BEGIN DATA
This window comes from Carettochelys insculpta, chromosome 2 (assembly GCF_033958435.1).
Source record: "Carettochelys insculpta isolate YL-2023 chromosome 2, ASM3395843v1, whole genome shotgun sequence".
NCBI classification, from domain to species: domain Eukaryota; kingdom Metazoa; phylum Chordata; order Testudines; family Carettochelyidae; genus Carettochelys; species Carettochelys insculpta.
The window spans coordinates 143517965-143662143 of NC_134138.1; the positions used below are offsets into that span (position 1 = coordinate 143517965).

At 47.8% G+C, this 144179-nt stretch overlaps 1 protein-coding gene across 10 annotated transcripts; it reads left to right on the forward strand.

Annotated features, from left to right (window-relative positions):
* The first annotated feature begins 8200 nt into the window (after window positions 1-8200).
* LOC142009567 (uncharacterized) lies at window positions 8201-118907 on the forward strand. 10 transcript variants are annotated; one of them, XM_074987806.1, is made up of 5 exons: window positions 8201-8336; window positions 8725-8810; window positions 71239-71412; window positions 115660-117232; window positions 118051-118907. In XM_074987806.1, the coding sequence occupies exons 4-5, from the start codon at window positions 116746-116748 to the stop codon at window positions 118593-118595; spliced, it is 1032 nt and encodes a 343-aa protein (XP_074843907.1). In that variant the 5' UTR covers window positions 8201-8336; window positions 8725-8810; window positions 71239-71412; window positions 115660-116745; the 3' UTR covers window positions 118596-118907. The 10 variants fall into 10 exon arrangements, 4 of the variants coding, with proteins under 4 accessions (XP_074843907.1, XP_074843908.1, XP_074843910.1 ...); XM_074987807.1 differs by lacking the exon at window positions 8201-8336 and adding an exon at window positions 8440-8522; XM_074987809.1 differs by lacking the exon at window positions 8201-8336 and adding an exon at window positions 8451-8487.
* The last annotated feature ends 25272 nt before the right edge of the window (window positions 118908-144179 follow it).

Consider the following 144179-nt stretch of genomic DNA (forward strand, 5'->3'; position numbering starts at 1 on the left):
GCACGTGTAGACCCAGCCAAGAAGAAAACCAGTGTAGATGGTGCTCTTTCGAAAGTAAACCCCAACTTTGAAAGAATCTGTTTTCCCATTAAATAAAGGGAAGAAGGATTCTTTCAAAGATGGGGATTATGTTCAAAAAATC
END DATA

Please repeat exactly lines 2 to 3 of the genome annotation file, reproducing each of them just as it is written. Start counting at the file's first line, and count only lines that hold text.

Source record: "Carettochelys insculpta isolate YL-2023 chromosome 2, ASM3395843v1, whole genome shotgun sequence".
NCBI classification, from domain to species: domain Eukaryota; kingdom Metazoa; phylum Chordata; order Testudines; family Carettochelyidae; genus Carettochelys; species Carettochelys insculpta.